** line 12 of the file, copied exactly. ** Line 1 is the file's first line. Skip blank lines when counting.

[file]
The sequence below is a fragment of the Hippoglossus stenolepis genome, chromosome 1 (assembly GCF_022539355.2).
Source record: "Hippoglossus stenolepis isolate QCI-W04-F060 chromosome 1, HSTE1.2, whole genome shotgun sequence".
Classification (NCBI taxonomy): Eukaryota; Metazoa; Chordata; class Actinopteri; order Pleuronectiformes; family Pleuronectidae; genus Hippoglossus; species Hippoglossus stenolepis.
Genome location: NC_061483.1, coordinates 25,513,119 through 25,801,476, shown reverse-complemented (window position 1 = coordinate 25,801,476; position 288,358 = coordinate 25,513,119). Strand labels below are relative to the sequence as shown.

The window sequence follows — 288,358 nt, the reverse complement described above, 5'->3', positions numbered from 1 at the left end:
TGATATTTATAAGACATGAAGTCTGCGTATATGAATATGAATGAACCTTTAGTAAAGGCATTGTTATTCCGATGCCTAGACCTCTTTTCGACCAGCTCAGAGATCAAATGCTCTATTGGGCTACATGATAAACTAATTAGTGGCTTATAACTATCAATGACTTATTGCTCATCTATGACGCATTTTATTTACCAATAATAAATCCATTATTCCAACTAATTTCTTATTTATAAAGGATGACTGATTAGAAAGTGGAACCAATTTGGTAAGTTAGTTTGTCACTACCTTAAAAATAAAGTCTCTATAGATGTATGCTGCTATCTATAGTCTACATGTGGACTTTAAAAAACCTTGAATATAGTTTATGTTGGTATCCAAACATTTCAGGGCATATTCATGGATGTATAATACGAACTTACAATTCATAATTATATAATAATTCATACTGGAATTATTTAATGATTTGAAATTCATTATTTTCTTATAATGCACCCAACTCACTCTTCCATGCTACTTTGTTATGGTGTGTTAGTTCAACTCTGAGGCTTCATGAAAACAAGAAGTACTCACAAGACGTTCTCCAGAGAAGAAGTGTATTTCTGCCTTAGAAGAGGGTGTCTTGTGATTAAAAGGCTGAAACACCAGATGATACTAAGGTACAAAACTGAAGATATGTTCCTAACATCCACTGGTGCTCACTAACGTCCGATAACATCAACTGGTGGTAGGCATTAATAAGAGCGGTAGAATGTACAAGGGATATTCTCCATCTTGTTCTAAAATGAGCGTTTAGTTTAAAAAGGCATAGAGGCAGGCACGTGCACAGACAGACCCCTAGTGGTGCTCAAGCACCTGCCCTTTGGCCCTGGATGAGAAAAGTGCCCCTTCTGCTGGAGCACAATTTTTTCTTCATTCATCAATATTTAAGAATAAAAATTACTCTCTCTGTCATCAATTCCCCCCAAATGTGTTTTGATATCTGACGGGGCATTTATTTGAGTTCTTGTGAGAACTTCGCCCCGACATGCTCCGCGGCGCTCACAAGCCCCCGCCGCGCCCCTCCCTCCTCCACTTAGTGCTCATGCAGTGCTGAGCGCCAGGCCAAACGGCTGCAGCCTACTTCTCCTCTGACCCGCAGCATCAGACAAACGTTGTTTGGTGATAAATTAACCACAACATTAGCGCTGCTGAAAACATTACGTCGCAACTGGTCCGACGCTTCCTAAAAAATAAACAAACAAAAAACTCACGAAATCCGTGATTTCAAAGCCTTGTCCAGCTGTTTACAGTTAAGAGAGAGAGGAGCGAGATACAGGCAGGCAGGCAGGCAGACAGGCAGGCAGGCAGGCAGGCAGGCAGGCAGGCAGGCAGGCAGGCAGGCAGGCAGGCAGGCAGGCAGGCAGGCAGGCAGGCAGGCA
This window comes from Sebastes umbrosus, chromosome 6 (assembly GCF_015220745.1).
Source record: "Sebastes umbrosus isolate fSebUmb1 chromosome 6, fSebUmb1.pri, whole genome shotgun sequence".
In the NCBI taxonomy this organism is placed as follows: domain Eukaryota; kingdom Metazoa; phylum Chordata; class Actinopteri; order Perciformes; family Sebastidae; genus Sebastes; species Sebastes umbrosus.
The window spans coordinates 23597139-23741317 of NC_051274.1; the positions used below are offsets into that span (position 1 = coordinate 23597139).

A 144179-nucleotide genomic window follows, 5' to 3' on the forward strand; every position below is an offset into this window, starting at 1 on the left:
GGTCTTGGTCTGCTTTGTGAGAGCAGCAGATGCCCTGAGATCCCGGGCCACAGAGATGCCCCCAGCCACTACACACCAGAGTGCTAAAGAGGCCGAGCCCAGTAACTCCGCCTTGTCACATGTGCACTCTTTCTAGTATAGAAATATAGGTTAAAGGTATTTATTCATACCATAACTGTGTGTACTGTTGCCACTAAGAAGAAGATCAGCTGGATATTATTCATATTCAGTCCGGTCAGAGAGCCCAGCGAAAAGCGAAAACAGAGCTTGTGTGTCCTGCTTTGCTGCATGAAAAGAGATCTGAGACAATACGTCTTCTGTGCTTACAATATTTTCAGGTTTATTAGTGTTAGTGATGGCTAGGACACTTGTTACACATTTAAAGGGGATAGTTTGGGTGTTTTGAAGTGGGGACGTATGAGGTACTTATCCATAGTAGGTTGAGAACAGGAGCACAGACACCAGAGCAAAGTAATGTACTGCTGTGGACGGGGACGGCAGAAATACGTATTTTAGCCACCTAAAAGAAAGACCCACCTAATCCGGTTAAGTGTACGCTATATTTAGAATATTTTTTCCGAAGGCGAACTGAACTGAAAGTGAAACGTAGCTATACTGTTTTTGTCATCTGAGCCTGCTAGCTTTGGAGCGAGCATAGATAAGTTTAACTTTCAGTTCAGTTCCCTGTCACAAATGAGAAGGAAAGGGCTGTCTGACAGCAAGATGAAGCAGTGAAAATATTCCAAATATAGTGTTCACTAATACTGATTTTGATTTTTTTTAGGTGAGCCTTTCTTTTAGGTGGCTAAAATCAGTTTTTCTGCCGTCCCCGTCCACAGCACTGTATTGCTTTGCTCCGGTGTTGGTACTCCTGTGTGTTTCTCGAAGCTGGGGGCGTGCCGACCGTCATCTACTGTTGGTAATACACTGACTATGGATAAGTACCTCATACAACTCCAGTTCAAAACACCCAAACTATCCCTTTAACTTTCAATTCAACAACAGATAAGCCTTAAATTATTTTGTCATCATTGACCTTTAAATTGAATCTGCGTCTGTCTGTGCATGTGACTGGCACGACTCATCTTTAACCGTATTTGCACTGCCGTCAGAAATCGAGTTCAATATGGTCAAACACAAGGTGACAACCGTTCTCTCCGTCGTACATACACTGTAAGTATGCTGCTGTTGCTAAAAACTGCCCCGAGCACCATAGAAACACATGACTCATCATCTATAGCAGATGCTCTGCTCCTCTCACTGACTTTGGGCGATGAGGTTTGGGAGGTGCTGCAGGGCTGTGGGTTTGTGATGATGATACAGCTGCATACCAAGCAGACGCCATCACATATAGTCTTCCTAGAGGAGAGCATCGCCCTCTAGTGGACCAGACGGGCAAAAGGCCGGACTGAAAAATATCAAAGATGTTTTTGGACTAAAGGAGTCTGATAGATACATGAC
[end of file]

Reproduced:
GGTCTTGGTCTGCTTTGTGAGAGCAGCAGATGCCCTGAGATCCCGGGCCACAGAGATGCCCCCAGCCACTACACACCAGAGTGCTAAAGAGGCCGAGCCCAGTAACTCCGCCTTGTCACATGTGCACTCTTTCTAGTATAGAAATATAGGTTAAAGGTATTTATTCATACCATAACTGTGTGTACTGTTGCCACTAAGAAGAAGATCAGCTGGATATTATTCATATTCAGTCCGGTCAGAGAGCCCAGCGAAAAGCGAAAACAGAGCTTGTGTGTCCTGCTTTGCTGCATGAAAAGAGATCTGAGACAATACGTCTTCTGTGCTTACAATATTTTCAGGTTTATTAGTGTTAGTGATGGCTAGGACACTTGTTACACATTTAAAGGGGATAGTTTGGGTGTTTTGAAGTGGGGACGTATGAGGTACTTATCCATAGTAGGTTGAGAACAGGAGCACAGACACCAGAGCAAAGTAATGTACTGCTGTGGACGGGGACGGCAGAAATACGTATTTTAGCCACCTAAAAGAAAGACCCACCTAATCCGGTTAAGTGTACGCTATATTTAGAATATTTTTTCCGAAGGCGAACTGAACTGAAAGTGAAACGTAGCTATACTGTTTTTGTCATCTGAGCCTGCTAGCTTTGGAGCGAGCATAGATAAGTTTAACTTTCAGTTCAGTTCCCTGTCACAAATGAGAAGGAAAGGGCTGTCTGACAGCAAGATGAAGCAGTGAAAATATTCCAAATATAGTGTTCACTAATACTGATTTTGATTTTTTTTAGGTGAGCCTTTCTTTTAGGTGGCTAAAATCAGTTTTTCTGCCGTCCCCGTCCACAGCACTGTATTGCTTTGCTCCGGTGTTGGTACTCCTGTGTGTTTCTCGAAGCTGGGGGCGTGCCGACCGTCATCTACTGTTGGTAATACACTGACTATGGATAAGTACCTCATACAACTCCAGTTCAAAACACCCAAACTATCCCTTTAACTTTCAATTCAACAACAGATAAGCCTTAAATTATTTTGTCATCATTGACCTTTAAATTGAATCTGCGTCTGTCTGTGCATGTGACTGGCACGACTCATCTTTAACCGTATTTGCACTGCCGTCAGAAATCGAGTTCAATATGGTCAAACACAAGGTGACAACCGTTCTCTCCGTCGTACATACACTGTAAGTATGCTGCTGTTGCTAAAAACTGCCCCGAGCACCATAGAAACACATGACTCATCATCTATAGCAGATGCTCTGCTCCTCTCACTGACTTTGGGCGATGAGGTTTGGGAGGTGCTGCAGGGCTGTGGGTTTGTGATGATGATACAGCTGCATACCAAGCAGACGCCATCACATATAGTCTTCCTAGAGGAGAGCATCGCCCTCTAGTGGACCAGACGGGCAAAAGGCCGGACTGAAAAATATCAAAGATGTTTTTGGACTAAAGGAGTCTGATAGATACATGAC